Datascape International Museum Day 2014
17
May
2014
18
May
2014
LABoral has prepared programme of free activities on the occasion of the celebration of International Museum Day
Image for International Museum Day 2014. ICOM
Datascape Charles Sandison
Scotland, 1969. Lives in Tampere (Finland)
Datascape Joan Fontcuberta
Spain, 1955. Lives in Barcelona
Datascape Harun Farocki
Czechoslovakia, 1944. Lives and work in Germany
Photo: Markus J. Feger, 2009
Datascape Enrique Radigales
Spain, 1970. Lives and works in Madrid
Datascape Pablo Valbuena
Born in Madrid in 1978. Lives and works between Madrid and Toulouse (France)
Datascape Michael Najjar
Germany, 1966. Lives in Berlin
Foto: Thomas Rusch
Datascape Burak Arikan
Turkey, 1976. Lives in New York and Istanbul
Datascape Logos (Hagia Sophia), 2013
Site-specific computer generated video projection, dimensions variable
Datascape Parallel, 2012
2-channel HD video installation, colour, sound, 17’
Photo: "Parallel" Harun Farocki 2010
Datascape Primer diagnóstico taxonómico, 2014
Installation. Dimensions variable
LABoral / S. Redruello
Datascape dimensions [laboral], 2014
Site-specific
Pablo Valbuena Time tiling series. Video-projection on architecture. 127 x 230 cm. Courtesy the artist
Datascape Código XML-SVG / Source code of the exhibition wall, LABoral Centro de Arte y Creación Industrial, Gijón, Spain, 2014
Oracal 638, plotter foil matte, tricolour, 4700 x 620 cm
Image: Marcos Morilla Simulation Studio Karin Sander
Datascape high altitude, 2008-2010
Hybrid photography, lightjet-print, aludibond, diasec, custom-made aluminium frame, 132 x 132 cm and 202 x 132 cm
“lehman_92-08“ from the “high alitude” series, 2008-2010
Datascape Antimatter³ In the Negative Zone, 2003
Instalation. 32 DMX modules (birch wood, plexiglas light tubes and electronic system – each 50.8 x 50.8 x 50.8 cm), metal platform in two parts (each 203 x 80 cm; variable heights), Genelec sound system (4 powered speakers, 1 subwoofer, 6 channel mixing desk), 203.2 x 406.4 x 50.8 cm
Photo: Carsten Eisfeld Courtesy: the artist and Galerie Eva Presenhuber, Zürich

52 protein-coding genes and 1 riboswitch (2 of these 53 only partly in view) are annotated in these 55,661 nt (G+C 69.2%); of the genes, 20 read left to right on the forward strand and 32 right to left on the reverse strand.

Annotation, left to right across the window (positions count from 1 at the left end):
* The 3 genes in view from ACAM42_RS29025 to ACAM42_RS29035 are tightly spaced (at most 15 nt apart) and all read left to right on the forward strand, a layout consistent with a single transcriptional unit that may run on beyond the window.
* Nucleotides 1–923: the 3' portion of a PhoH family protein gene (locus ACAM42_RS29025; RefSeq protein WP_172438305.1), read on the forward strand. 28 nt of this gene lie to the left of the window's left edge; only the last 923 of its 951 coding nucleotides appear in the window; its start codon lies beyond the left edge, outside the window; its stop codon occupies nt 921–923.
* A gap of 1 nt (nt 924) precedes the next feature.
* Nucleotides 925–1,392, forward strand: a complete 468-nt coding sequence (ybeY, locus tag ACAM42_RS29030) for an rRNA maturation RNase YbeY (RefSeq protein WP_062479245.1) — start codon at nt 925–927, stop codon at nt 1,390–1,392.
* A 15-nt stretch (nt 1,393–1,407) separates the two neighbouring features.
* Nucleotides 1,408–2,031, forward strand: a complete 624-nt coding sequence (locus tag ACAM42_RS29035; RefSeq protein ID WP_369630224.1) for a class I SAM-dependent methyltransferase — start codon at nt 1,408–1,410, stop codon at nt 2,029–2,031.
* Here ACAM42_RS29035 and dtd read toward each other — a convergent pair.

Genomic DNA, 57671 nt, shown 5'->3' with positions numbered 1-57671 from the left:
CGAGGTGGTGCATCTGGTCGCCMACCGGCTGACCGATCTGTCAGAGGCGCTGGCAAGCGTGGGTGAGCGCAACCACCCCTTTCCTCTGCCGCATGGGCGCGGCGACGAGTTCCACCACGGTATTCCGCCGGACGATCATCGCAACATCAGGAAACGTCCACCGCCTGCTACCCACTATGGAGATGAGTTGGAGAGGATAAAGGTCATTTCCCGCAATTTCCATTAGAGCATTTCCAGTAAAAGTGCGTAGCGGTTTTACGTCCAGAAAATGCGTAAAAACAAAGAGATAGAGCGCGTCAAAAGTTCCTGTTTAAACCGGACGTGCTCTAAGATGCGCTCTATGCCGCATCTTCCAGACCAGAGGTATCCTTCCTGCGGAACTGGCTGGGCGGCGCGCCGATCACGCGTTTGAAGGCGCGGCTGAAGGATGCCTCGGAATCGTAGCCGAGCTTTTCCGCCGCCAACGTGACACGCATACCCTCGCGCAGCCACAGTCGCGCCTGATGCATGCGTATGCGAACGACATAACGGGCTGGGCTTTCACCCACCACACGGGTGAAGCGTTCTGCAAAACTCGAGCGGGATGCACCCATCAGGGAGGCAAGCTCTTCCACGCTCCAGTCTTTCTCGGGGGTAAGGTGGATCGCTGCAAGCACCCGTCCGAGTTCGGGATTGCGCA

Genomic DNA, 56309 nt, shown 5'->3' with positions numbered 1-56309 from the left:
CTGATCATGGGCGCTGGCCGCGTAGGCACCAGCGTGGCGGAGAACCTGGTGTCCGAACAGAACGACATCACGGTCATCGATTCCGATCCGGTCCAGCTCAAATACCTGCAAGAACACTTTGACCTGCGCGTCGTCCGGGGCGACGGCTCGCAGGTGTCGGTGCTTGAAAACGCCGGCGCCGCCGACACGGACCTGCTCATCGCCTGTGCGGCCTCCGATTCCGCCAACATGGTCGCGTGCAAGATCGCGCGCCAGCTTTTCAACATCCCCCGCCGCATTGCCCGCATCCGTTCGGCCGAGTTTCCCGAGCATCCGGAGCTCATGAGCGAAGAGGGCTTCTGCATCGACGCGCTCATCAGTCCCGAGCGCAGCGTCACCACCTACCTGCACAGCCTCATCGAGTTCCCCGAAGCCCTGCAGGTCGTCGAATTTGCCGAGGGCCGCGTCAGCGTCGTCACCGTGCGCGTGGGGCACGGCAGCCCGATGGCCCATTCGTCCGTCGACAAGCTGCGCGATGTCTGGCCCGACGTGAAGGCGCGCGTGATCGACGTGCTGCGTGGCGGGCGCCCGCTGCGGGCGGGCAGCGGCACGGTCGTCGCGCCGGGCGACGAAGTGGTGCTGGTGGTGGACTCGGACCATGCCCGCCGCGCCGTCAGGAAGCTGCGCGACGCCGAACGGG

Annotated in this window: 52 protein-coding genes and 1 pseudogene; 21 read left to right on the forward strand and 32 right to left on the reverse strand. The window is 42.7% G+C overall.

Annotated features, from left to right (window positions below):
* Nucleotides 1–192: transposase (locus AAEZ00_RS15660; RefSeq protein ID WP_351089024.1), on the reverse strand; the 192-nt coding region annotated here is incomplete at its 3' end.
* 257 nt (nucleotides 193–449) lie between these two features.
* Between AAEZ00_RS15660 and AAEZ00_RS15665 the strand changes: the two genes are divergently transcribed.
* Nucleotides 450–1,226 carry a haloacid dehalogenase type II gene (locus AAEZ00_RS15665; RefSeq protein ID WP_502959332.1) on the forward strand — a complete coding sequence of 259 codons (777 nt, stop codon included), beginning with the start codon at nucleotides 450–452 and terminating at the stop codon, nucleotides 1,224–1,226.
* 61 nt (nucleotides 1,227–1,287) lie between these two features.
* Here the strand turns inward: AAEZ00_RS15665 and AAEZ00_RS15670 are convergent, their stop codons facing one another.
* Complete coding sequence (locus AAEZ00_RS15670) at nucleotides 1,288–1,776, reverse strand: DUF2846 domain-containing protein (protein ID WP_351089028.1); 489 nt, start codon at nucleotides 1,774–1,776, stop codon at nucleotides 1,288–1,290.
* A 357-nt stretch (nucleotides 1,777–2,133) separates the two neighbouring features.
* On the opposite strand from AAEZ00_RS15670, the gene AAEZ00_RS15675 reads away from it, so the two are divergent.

Datascape Monovacation, 2014
Mixed medium, dimensions variable
Datascape
14
Mar
2014
21
Sep
2014
What you see may not be what you get
Karin Sander. XML-SVG Code / Source Code Expository wall LABoral Centro de Arte y Creación Industrial, Gijon, Spain, 2014. Oracal 638 matte paper plotting, tricolor. 4700 x 620 cm. Image: Marcos Morilla. Simulation: © Studio Karin Sander

Datascape

What you see may not be what you get

14
Mar
2014
21
Sep
2014
Datascape

Karin Sander. XML-SVG Code / Source Code Expository wall LABoral Centro de Arte y Creación Industrial, Gijon, Spain, 2014. Oracal 638 matte paper plotting, tricolor. 4700 x 620 cm. Image: Marcos Morilla. Simulation: © Studio Karin Sander

The past two decades have seen the emergence of a globalized and hyper-connected world, wherein which news and information are delivered in real time wherever and whenever. This constant flow of data reshapes our perception of the world. A few years ago, the term “augmented reality” was coined to describe a realm where a new layer of information alters the perception we may have of reality. In that sense, the flow of information becomes an integral part of our physical experience of the world. Indeed, as a growing number of tools enter our daily life, and ever more intricate interfaces enable to map the territory, and/ or juxtapose the territory and its interpretation – think for instance of GPS maps that point to hotels, restaurants, gas stations or shops along the way – we tend to understand the landscape not only through what we see, but also with what we know. The view is distorted, or reshaped.

From realistic renderings to imagined environments, painters have made landscape their subject, or used it as a backdrop for portraiture for centuries. In a certain sense, the artists who participate in this exhibition perpetuate this tradition of depicting our environment – whether real or fantasized, although they also reflect upon the intricate blend of visual information and the data enhancement that has modified our world. Each take a different approach, and reveal various aspects of the shifts brought by technology to the landscape. It is noteworthy that the Japanese language refers to “nature” as the set of elements that compose the landscape of our daily life. In other words, one could conceive of the landscape as a context within which we live, interact with others, and reconsider that which is nature and that which is information. This enhanced reality, however, is where we live… a new landscape: a datascape.

The Datascape exhibition, first presented at Borusan Contemporary the spring of 2013, shows an overview of the creation of the last ten years, with several specific productions and some re-stages of works that, taken together, prove a continued reflection upon this genre to which new technologies incorporated as a language.

Curator: Benjamin Weil
Artists: Burak Arikan, Angela Bulloch, Nerea Calvillo, David Claerbout, Harun Farocki, Joan Fontcuberta, Michael Najjar, Thomas Ruff, Enrique Radigales, Karin Sander, Charles Sandison, Pablo Valbuena

Information of the exhibition at Borusan Contemporary


Opening Friday, March 14 at 19:30
At the opening of the exhibition we may enjoy the concert Skygaze [+]

 

Coproduction:

Supported by:

Goethe Institut

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